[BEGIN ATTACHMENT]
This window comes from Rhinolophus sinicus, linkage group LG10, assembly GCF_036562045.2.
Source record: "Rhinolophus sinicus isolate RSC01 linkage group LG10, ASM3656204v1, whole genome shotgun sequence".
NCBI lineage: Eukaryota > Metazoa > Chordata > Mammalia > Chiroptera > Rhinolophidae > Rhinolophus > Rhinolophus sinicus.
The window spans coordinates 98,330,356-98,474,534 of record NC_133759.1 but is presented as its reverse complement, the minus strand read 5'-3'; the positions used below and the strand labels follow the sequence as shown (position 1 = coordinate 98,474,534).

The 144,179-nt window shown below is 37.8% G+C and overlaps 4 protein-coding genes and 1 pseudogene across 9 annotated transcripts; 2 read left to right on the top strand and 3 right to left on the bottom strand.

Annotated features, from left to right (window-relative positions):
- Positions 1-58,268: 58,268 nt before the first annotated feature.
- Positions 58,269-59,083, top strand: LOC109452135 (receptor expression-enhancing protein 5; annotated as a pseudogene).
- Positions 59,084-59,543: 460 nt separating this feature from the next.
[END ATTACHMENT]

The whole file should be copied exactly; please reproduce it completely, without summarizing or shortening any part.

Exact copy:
This window comes from Rhinolophus sinicus, linkage group LG10, assembly GCF_036562045.2.
Source record: "Rhinolophus sinicus isolate RSC01 linkage group LG10, ASM3656204v1, whole genome shotgun sequence".
NCBI lineage: Eukaryota > Metazoa > Chordata > Mammalia > Chiroptera > Rhinolophidae > Rhinolophus > Rhinolophus sinicus.
The window spans coordinates 98,330,356-98,474,534 of record NC_133759.1 but is presented as its reverse complement, the minus strand read 5'-3'; the positions used below and the strand labels follow the sequence as shown (position 1 = coordinate 98,474,534).

The 144,179-nt window shown below is 37.8% G+C and overlaps 4 protein-coding genes and 1 pseudogene across 9 annotated transcripts; 2 read left to right on the top strand and 3 right to left on the bottom strand.

Annotated features, from left to right (window-relative positions):
- Positions 1-58,268: 58,268 nt before the first annotated feature.
- Positions 58,269-59,083, top strand: LOC109452135 (receptor expression-enhancing protein 5; annotated as a pseudogene).
- Positions 59,084-59,543: 460 nt separating this feature from the next.